"Women are Hosts"

Discussion in 'Ethics, Morality, & Justice' started by ElectricFetus, Apr 1, 2017.

  1. DaveC426913 Valued Senior Member

    And yet, the risk of a pregnancy was taken, eyes open.

    To say, afterwards "I've changed my mind." is irresponsible.

    Why was the issue of a dangerous abortion not considered before engaging in the act would might lead to it?
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  3. DaveC426913 Valued Senior Member

    Bells. while it may seem to you I am simply being belligerent, I am not trying to deliberately manipulate the culpability for my benefit. The issue of "they" versus "she" is a tricky one, and I'm trying to distinguish between the two thoughtfully.

    "They" both willingly engaged in sex, which could lead to pregnancy. The issue responsibility does fall on both of them.

    But, it is not his rights to his body that are jeopardized. So yes, what did she think was going to happen when she engaged in an act that could jeopardize her right to her body?

    It is certainly her quandary and hers alone.

    The question simply becomes: if another life is decided (by principle, not by law) to be a person, then she has put her right in conflict by engaging in sex.

    It can't just be dismissed by rationalizing, "I have decided, retroactively, that I do not want to accept the consequences of my actions. I will abort the fetus."

    And the life growing inside her.

    I am asking:

    When she decided to have sex, knowing it could result in the dependency of another life, did she own the responsibility for that?

    Sure, and she also owns her body when taking her three young children to the zoo.
    But she does not have the right to do with her body whatever she wants if it endangers her living children.
    Because she has agreed to care for them. When she acted to get pregnant.

    The only question I'm asking is: when should they become a responsibility, instead just an inconvenience?

    As above. If she carries on to give both to children, she does have some restrictions on the she can do with herself. She has chosen those responsibilities. She can't just give them up when her children turn five.

    Whether the term is 'waive' or 'forfeit', a parent has taken responsibilities that restrict their freedoms.

    I am simply questioning when those responsibilties to that life should kick in.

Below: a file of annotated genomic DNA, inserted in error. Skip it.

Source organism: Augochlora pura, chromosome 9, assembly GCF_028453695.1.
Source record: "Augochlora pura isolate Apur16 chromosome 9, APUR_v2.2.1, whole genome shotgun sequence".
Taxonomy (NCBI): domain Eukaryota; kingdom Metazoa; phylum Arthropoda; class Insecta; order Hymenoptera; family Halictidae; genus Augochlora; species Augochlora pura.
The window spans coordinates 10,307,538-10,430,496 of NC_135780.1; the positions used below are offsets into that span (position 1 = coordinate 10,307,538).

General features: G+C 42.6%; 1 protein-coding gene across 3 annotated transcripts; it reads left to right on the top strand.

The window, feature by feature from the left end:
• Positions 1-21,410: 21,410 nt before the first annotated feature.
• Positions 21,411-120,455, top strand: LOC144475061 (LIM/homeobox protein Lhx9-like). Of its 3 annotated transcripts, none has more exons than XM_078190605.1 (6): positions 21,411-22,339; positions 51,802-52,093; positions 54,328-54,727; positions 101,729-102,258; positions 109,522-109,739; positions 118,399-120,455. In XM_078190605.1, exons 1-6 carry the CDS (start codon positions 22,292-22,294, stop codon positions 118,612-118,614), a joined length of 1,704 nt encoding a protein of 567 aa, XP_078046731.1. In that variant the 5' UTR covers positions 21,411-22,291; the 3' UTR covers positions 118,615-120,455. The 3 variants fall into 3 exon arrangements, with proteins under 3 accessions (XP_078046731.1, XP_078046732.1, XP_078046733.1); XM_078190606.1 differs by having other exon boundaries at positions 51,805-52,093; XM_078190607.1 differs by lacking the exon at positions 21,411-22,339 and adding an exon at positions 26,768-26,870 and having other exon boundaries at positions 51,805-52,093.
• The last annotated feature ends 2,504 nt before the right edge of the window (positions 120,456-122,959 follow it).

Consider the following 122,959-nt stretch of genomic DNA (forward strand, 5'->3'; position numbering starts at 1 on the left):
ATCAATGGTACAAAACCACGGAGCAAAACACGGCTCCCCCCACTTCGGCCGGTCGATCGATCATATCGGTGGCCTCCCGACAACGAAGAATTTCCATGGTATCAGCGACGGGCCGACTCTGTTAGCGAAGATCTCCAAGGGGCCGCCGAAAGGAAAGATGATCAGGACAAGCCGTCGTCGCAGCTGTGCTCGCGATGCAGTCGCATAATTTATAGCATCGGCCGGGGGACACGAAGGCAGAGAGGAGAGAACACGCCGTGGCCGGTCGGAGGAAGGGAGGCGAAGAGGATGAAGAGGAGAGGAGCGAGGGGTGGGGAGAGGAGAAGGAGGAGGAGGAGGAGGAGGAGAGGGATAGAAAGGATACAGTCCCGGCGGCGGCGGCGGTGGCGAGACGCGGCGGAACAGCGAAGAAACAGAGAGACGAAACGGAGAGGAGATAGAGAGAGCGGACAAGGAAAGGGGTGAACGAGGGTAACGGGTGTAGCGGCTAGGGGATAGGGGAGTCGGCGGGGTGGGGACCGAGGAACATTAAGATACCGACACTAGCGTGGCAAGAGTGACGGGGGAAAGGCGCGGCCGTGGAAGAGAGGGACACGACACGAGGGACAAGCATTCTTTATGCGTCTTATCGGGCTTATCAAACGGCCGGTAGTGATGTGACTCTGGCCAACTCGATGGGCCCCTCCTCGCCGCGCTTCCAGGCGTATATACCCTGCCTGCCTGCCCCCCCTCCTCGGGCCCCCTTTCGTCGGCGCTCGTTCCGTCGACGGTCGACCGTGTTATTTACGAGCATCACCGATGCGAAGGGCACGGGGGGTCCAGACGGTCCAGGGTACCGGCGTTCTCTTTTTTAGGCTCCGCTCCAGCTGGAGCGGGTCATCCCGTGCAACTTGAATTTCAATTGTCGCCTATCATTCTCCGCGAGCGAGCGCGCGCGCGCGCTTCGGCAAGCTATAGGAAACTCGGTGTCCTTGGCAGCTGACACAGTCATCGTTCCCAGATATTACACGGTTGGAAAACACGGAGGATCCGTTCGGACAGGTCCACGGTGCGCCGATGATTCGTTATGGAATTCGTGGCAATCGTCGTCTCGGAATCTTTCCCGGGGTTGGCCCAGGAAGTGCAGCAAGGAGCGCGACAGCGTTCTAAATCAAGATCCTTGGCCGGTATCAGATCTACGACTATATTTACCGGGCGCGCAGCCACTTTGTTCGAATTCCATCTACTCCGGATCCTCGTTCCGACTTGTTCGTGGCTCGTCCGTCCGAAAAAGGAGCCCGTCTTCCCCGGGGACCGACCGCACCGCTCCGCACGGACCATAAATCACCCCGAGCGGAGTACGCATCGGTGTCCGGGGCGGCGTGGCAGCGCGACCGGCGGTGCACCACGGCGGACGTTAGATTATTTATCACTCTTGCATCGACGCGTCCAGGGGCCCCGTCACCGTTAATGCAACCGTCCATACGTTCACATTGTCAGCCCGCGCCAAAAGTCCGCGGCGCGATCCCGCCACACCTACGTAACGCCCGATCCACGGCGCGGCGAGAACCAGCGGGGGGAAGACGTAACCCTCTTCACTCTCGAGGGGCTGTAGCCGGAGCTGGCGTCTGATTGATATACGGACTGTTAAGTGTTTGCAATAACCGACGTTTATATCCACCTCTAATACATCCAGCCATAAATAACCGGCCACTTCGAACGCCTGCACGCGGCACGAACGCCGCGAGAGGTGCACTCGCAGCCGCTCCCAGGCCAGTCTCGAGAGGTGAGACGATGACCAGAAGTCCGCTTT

No. I would prefer she be a grown up when she decided to have sex. She is saying "I am risking pregnancy here. Am I prepared to follow through on that responsibility?"

    Or is she saying "Nah. If it happens I can always get an abortion." Surely, access to an aborion is not a get out of jail free card for the predictable consequences of sex?

    Perfect. And would she think about this before or after the act that instigates it?

    And yet, here I am, addressing them.

    The reason for that is simple. To address any of it would mean addressing that women are human beings with fundamental human rights over their own bodies. [/QUOTE]
    Parents take on responsibilities. Yes, even at the expense of their health. That's what deciding to get pregnant means.

    Bell, you insert your own agenda into other people's mouths. Argue in good faith.

    Any person (man OR woman) who engages in sex and are grown ups, must grapple with the consequences (worse of women, granted).
    The only shame here is in not wearing one's grownup pants.

    When did sex become only an act of consequence-free recreation?

    What do you have to say about the issue of taking responsibility beforehand rather than simply sweeping the problem away in the light of day?
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  5. DaveC426913 Valued Senior Member

    Exactly my point.

    When you get in a car, you do take a risk. You can't decide afterward: "My body is my own. I have decided not to lose that limb. Make it didn't happen please."

    (The analogy doesn't hold up all that well. Car accidents can be caused by others. In sex, there is no third party people in involved that can be blamed for the outcome. But if you get in a car, say after drinking, such that you are aware that you are directly affecting that risk - that might be a better analogy.)
    Last edited: Apr 7, 2017
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  7. Michael 345 New year. PRESENT is 70 years old Valued Senior Member

    The law has settled on the cutting of the umbilical cord